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Foodborne Illness: What Consumers Need To Know : Fact Sheet from USDA/FDA

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Food Safety: Frequently asked questions about canning answered
source from:
Tuesday, August 19, 2003
It is definitely canning season! My phone is ringing regularly with many kinds of questions. I thought I would share with you some of the more often asked questions the past few weeks.
Steam canners are on sale but are they safe to use?
Steam canners are not safe to use and we do not recommend using them. They consist of three of three pieces: a shallow pan filled with about two quarts of water, a perforated rack on which the jars stand and a large dome cover. The promoters of steam canners say the benefits include less time to pre-heat the water, less water used, cannot boil over, and save energy.
The major concerns with the steam canners include:
* Cold spots where temperatures are below the 212 F that is needed for heat penetration. This leads to underprocessing and poses a potential risk of food spoilage.
* Steam will be released as it builds up under the dome and then cools the canner down.
* Increased jar breakage may occur since jars are not separated by a rack in the canner.
* Steam burns may occur when removing the lid. The dome lid must be lifted straight up and steam will pour out around your hands and arms.
After processing my fruits or vegetables I notice that some of the liquid is lost. Is that safe? What caused it?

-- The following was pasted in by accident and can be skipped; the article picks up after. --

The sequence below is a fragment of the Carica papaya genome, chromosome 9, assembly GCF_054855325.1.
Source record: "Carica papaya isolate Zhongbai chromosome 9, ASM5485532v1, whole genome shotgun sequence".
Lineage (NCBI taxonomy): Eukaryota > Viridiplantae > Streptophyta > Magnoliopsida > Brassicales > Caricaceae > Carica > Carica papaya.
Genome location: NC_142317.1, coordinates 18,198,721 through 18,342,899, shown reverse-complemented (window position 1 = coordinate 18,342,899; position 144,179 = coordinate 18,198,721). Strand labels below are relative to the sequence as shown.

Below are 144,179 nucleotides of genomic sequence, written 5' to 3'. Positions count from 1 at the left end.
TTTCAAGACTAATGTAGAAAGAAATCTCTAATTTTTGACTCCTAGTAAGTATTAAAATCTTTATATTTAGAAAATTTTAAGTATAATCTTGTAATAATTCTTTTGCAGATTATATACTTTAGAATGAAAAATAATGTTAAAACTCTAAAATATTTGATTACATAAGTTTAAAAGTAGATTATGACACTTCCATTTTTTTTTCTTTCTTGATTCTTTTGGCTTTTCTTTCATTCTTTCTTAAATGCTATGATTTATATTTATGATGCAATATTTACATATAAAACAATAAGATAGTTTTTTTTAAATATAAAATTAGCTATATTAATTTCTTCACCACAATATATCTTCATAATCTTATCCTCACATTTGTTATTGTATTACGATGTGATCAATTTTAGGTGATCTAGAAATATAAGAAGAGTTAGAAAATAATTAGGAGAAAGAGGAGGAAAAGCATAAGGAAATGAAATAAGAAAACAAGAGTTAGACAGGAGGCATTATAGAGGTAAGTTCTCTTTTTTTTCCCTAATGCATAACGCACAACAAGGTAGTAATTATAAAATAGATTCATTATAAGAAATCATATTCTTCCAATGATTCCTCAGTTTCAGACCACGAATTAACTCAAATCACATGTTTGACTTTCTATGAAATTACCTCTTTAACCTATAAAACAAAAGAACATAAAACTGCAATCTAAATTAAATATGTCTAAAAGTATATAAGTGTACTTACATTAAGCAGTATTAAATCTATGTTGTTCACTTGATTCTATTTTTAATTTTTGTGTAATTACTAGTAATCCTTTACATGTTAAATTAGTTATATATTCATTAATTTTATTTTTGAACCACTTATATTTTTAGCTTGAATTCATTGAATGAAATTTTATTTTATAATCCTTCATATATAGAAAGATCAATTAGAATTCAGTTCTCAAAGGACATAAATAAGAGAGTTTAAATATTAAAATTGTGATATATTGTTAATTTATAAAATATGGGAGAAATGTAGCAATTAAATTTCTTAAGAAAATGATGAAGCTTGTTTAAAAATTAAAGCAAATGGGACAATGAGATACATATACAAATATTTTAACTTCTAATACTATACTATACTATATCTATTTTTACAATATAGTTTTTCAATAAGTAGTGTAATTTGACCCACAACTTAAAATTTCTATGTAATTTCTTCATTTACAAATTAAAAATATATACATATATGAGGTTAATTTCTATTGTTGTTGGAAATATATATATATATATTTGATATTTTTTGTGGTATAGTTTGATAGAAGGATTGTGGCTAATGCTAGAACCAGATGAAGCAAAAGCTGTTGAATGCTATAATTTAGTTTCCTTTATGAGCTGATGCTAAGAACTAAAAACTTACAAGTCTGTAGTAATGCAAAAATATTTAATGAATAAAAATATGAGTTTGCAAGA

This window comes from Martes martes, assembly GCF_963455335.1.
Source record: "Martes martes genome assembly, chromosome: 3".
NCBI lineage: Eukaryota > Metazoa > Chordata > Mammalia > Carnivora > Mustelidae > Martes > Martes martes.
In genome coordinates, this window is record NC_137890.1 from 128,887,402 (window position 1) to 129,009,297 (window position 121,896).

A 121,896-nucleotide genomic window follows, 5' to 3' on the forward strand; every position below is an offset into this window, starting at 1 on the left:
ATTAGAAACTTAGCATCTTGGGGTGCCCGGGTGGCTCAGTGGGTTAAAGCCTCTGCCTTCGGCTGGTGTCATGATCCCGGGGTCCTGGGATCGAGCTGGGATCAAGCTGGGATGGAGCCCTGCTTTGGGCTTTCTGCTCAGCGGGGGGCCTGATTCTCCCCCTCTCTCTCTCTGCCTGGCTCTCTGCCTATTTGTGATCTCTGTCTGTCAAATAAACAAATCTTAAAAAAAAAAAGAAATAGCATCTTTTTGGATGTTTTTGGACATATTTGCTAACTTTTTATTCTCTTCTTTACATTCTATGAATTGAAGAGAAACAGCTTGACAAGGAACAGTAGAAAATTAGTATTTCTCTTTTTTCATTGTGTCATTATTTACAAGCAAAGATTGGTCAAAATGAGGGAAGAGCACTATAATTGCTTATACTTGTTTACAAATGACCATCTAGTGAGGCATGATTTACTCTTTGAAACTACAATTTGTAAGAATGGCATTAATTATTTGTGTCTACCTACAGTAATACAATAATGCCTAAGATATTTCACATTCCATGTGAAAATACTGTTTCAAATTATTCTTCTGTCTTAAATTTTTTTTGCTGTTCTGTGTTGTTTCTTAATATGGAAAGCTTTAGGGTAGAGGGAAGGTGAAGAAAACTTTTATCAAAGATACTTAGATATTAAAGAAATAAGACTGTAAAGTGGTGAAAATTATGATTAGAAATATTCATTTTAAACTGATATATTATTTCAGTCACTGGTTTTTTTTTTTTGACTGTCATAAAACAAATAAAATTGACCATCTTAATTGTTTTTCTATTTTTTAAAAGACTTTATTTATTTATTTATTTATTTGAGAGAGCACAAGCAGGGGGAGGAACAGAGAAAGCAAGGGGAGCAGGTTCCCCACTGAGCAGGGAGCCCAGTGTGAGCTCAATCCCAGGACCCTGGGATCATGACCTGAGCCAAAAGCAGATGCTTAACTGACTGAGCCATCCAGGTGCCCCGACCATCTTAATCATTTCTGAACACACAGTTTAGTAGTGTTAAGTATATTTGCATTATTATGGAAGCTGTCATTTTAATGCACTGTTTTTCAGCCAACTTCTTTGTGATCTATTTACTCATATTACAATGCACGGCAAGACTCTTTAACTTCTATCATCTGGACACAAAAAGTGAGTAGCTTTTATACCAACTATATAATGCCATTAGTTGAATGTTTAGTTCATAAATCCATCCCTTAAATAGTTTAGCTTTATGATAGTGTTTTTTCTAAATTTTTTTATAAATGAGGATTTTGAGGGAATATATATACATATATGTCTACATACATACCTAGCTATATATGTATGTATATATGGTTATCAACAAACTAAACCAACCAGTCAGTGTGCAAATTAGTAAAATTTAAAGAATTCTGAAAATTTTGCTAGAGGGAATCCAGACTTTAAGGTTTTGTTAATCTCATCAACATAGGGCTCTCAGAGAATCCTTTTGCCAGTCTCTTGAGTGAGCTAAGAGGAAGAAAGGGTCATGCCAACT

There are many reasons for the loss of liquid during processing. Loss of liquid may cause food to darken, but does not interfere with the keeping qualities unless the liquid loss has caused food, grease or seeds to lodge under the lid and prevent a seal.
Some reasons for loss of liquid during processing could be:
* Jar packed too full or too tightly.
* Starchy foods absorb some liquid.
* Air bubbles were not removed at the time of packing.
* Jars in a boiling water bath canner were not covered with 1-2 inches of water.
* Pressure canner was allowed to fluctuate during processing.
* Letting a canner stand too long after pressure returns to zero.
* Removing the jars too quickly from the pressure canner after removing the cover.
Can a pressure canner or water bath canner be used on a ceramic cook top?
For water bath canners or pressure canners to work successfully on a ceramic cook top, the canner bottom must be flat, in contact with the cook top and extend no more than 2 inches beyond the design on the cook top surface.
Most heavy-cast aluminum pressure canners work on smooth top stoves. The lighter-weight stamped aluminum canners usually have a concave bottom. If the concavity is greater than one-eighth inch, the canner will not perform well.